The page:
DONALD M. CASSATA, PH.D.
March 31, 2012
FIRST OF ALL I WISH TO THANK EACH OF YOU FOR BEING HERE TODAY. I THANK MY WIFE AND STAFF. IT IS TIME TO CELEBRATE (ITC):
IN SOME WAY EACH OF YOU HAVE MADE IT POSSIBLE FOR ME TO BE SUCCESSFUL IN ACCOMPLISHING OUR MISSION. IT IS ONE THING TO BE A LEADER BUT A LEADER ONLY CAN BE SUCCESSFUL IF THERE ARE COMPETENT AND DEDICATED PEOPLE WHO LEAD THE WAY.
IN MY OPINION ADAMS COUNTY IS A LEADER IN IMPLEMENTING HUMAN SERVICES PROGRAMS FOR THE STATE OF COLORADO.
ITC: FOR HERE IN ADAMS COUNTY WE HAVE FOLLOWED A BUSINESS MODEL THAT HAS ADDED EFFICIENCY AND POSITIVE OUTCOMES IN SERVING THE CITIZENS OF THE COUNTY. WE HAVE UTILIZED EVIDENCE BASED DECISION MAKING, CONTINUOUS QUALITY IMPROVEMENT, AND PERFORMANCE BASED CONTRACTS IN OUR GOVERNMENT MANDATED PROGRAM ADMINISTRATION.
PUBLIC SERVICE IS A VERY NOBLE ENDEAVOR, THAT WHICH WE ARE INVOLVED.
ITC: FOR ONE OF THE THINGS THAT I HAVE OBSERVED IS THAT GIVEN THIS ECONOMIC DOWNTURN AND THE INCREASED CASELOADS, AND MORE DIFFICULT CASES, STAFF HAVE MAINTAINED A POSITIVE ATTITUDE, HIGH MORALE, AND A CAN DO SPIRIT IN BEING THE SAFETY NET FOR CHILDREN AND FAMILIES IN THE COUNTY.
ITC: FOR HOW MANY OF THE “BEST PRACTICE” PROGRAMS WE HAVE IN THE STATE. WE ARE RECOGNIZED FOR OUR TANF PROGRAM, WORKFORCE AND BUSINESS CENTER, CHILD SUPPORT ENFORCEMENT, CHILD WELFARE, LEAP, FOOD ASSISTANCE, OUR MILITARY PROGRAM, THE SPECIAL WAY WE IMPLEMENT THE CHILD ONLY PROGRAM, MEDICAID ACCURACY AND TIMING, A STRONG HEAD START AND EARLY CHILDHOOD EDUCATION PROGRAM, AND ONE OF THE BEST ADULT PROTECTION TEAMS, ADULT SERVICES, AND FRAUD AND RECOVERY UNITS IN THE STATE.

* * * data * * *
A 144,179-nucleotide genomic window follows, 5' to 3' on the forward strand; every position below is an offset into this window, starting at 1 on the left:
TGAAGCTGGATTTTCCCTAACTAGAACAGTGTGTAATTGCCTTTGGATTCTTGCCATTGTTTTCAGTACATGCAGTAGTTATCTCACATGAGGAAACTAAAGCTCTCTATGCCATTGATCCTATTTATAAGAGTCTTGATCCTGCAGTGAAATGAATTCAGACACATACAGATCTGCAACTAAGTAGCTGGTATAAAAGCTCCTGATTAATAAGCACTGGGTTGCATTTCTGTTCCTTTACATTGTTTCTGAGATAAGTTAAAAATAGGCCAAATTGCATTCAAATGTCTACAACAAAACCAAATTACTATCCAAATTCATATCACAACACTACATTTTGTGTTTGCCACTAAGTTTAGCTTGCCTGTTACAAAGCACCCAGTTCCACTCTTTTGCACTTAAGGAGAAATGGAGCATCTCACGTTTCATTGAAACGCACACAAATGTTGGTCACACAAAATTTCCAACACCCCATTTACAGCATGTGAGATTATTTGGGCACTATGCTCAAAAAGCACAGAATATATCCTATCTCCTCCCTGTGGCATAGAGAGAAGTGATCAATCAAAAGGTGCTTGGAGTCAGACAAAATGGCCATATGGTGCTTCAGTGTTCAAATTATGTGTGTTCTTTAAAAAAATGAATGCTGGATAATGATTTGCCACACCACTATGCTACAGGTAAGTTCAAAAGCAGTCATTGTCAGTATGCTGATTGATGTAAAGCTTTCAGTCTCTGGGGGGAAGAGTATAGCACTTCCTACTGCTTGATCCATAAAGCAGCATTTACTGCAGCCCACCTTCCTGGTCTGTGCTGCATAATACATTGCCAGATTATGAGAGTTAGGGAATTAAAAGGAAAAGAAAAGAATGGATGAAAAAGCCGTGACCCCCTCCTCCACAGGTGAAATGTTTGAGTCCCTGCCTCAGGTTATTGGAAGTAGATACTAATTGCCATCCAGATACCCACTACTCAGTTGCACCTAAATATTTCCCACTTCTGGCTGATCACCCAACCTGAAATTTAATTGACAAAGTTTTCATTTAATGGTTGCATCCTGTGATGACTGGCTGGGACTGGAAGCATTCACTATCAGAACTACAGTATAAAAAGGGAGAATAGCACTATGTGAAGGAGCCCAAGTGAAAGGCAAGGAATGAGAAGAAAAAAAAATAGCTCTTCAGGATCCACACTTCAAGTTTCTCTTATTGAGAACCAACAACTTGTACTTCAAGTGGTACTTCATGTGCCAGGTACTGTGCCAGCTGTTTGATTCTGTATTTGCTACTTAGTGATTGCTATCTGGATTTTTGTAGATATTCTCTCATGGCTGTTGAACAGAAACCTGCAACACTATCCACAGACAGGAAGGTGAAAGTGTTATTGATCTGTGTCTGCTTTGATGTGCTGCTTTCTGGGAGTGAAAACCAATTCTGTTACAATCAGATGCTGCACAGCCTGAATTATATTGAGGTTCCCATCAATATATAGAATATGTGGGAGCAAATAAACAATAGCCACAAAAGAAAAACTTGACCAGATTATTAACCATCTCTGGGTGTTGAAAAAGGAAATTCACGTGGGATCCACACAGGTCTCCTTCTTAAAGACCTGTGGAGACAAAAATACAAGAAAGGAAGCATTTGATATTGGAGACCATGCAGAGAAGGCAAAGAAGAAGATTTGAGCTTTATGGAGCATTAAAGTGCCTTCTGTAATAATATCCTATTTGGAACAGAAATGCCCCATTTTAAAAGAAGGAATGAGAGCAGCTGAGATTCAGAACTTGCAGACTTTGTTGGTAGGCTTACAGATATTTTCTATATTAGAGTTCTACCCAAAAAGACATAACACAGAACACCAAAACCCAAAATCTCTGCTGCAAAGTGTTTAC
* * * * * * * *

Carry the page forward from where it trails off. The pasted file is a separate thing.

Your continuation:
ITC: FOR OUR EFFORTS IN PROVIDING CHILD CARE SERVICES THAT ARE TIMELY AND CUSTOMER SERVICE CENTERED. OUR COMMUNITY DEVELOPMENT DIVISION PROVIDES A MARIAD OF GRANTS AND FUNDING TO AGENCIES THAT ASSIST US IN SERVING THE COMMUNITY AND NEIGHBORHOODS. THE FINANCE/BUSINESS OFFICE IS TOPS IN COORDINATING OUR MISSION IN CHILD WELFARE, ELIGIBILITY PROGRAMS, CHILD CARE AND SO FORTH.
ITC: FOR OUR SERVICE AND DEDICATION THAT WE PROVIDE THE CITIZENS OF ADAMS COUNTY, IF IT IS PROTECTING CHILDREN, KEEPING CHILDREN SAFE, AND KEEPING FAMILIES TOGETHER OR FINDING PERMANANCY AND ADOPTING CHILDREN, OR IF IT IS KEEPING FAMILIES FROM BEING HOMELESS, MOVING THEM FROM WELFARE TO WORK, OR HELPING THEM GET A JOB, PROVIDING TRAINING, APPROPRIATE CHILD CARE, OR PROVIDING FOOD AND HEALTH CARE FOR THOSE WHO ARE HAVING HARD TIMES. OUR PROGRAM TO HELP THOSE THAT HAVE DISABILITIES OR PHYSICAL IMPAIRMENTS IS ONE OF THE MOST SUCCESSFUL IN THE STATE. OUR PHILOSOPHY HAS ALWAYS BEEN FOCUSED ON PERSONAL RESPONSIBILITY AND HELPING THOSE WHOM NEED OUR HELP AND BE ABLE TO ASSIST THEM IN HELPING THEMSELVES.
ITC: FOR WE ARE THE SAFETY NET IN PROVIDING ASSISTANCE FOR LONG TERM CARE, THOSE WHO ARE IMPAIRED AND DISABLED, THOSE WHO NEED CHILD AND ADULT PROTECTION, AND FOR THE PAST 24 MONTHS THE CONDUIT FOR DEALING WITH THE CRISIS FOR CHILDREN, FAMILIES OR INDIVIDUALS TO HAVE FOOD ASSISTANCE OR FOR THOSE WHO NEED ASSISTANCE IN GETTING A JOB AND A PLACE TO LIVE.
WE COULD NOT HAVE ACCOMPLISHED WHAT WE HAVE WITHOUT OUR COMMUNITY PARTNERS: COMMUNITY REACH, TRICOUNTY HEALTH, OUR HOUSING AGENCIES, OUR COMMUNITY HEALTH AGENCIES, GOODWILL INDUSTRIES, FAMILY TREE, COMMUNITY COLLEGE OF AURORA, ALTERNATIVES FOR FAMILY VIOLENCE, AND ALL OF OUR NUMEROUS CHILD WELFARE PROVIDERS AND AGENCIES SUCH AS SHILOH HOUSE, AND CASA. ETC. LASTLY, A STRONG PARTNERSHIP HAS EXISTED BETWEEN THE DISTRICT ATTORNEY’S OFFICE, SHERIFF’S OFFICE AND THE 17TH JUDICIAL COURT.
OUR ULTIMATE GOAL, WHEN IT IS POSSIBLE, IS TO MOVE PEOPLE TOWARDS SELF SUFFICIENCY AND HAVE THEM BECOME LESS DEPENDENT UPON GOVERNMENT ASSISTANCE, AND GIVE PEOPLE THE OPPORTUNITY TO ACHIEVE A SAFE AND SUBTAINABLE LIFE.
THESE ARE THE THINGS THAT WE ALL SHOULD CELEBRATE—THESE ARE THE THINGS THAT MADE MY WORK NOT WORK AND THE WORK OF STAFF AND OUR PARTNERS MOST NOBLE, THIS IS BECAUSE GIVEN OUR MISSION WE ARE MAKING A POSITIVE DIFFERENCE IN THE LIVES OF OTHERS AND I THANK YOU, FROM THE BOTTOM OF MY HEART, FOR MAKING ALL OF THESE ACCOMPLISHMENTS POSSIBLE AND THANK YOU FOR THE OPPORTUNITY TO SERVE THESE PAST 16 YEARS. IT HAS BEEN A POSITIVE JOURNEY AND I THANK EACH OF YOU.